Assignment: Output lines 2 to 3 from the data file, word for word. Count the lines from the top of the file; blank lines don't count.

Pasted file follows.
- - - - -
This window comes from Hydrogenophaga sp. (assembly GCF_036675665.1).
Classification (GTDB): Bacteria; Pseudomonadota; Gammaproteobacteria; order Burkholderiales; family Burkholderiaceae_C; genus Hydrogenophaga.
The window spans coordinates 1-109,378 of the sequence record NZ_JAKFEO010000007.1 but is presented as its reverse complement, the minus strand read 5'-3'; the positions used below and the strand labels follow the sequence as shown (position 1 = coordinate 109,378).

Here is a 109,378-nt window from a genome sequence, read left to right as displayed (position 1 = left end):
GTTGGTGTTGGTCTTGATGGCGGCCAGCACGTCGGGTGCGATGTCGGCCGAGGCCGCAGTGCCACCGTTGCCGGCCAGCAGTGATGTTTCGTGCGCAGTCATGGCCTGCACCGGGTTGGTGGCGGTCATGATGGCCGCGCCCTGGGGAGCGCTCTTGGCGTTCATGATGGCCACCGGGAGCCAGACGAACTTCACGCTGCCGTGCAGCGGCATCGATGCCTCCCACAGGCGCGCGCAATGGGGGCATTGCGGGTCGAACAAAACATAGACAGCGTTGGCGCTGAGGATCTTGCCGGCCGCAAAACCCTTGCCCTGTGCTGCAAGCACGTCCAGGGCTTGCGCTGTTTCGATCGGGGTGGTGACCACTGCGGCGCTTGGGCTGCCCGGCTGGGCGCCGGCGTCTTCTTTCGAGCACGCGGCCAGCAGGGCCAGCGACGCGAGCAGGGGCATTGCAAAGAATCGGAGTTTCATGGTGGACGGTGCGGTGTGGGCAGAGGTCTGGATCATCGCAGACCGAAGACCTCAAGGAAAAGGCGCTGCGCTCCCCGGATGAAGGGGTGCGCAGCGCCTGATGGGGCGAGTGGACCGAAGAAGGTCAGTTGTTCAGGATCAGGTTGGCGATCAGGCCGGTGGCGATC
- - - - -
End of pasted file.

Classification (GTDB): Bacteria; Pseudomonadota; Gammaproteobacteria; order Burkholderiales; family Burkholderiaceae_C; genus Hydrogenophaga.
The window spans coordinates 1-109,378 of the sequence record NZ_JAKFEO010000007.1 but is presented as its reverse complement, the minus strand read 5'-3'; the positions used below and the strand labels follow the sequence as shown (position 1 = coordinate 109,378).